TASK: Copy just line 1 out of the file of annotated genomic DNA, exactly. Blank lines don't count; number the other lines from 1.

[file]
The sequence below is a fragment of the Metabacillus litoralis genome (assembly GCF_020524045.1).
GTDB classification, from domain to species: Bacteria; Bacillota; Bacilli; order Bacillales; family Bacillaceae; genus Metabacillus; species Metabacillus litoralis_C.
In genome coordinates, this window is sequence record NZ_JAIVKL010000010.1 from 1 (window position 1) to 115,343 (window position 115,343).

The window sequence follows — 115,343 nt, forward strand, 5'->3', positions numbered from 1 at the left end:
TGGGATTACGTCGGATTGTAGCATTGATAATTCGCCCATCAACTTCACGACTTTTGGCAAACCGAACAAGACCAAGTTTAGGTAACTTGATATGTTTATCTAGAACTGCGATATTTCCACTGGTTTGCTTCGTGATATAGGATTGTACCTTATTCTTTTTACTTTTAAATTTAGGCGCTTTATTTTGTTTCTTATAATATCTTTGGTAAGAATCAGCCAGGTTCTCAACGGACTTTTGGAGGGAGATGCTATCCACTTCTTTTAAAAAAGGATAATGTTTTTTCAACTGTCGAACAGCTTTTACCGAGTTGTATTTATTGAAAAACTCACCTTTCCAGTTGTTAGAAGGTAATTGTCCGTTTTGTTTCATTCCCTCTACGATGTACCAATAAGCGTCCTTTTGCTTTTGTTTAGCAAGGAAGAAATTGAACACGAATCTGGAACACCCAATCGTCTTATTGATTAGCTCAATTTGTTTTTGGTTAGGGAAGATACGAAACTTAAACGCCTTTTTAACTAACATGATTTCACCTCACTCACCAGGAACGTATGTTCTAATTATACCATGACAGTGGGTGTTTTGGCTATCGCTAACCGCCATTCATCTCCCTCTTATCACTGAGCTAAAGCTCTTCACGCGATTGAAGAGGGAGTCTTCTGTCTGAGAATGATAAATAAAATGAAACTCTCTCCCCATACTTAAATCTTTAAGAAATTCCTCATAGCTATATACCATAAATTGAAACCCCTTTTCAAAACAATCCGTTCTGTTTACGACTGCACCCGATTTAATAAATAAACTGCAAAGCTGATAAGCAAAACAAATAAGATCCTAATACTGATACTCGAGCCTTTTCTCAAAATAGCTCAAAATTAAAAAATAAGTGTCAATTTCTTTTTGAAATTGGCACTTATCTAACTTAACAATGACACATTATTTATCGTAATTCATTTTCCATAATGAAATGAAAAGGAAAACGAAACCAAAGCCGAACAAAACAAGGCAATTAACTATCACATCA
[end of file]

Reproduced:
The sequence below is a fragment of the Metabacillus litoralis genome (assembly GCF_020524045.1).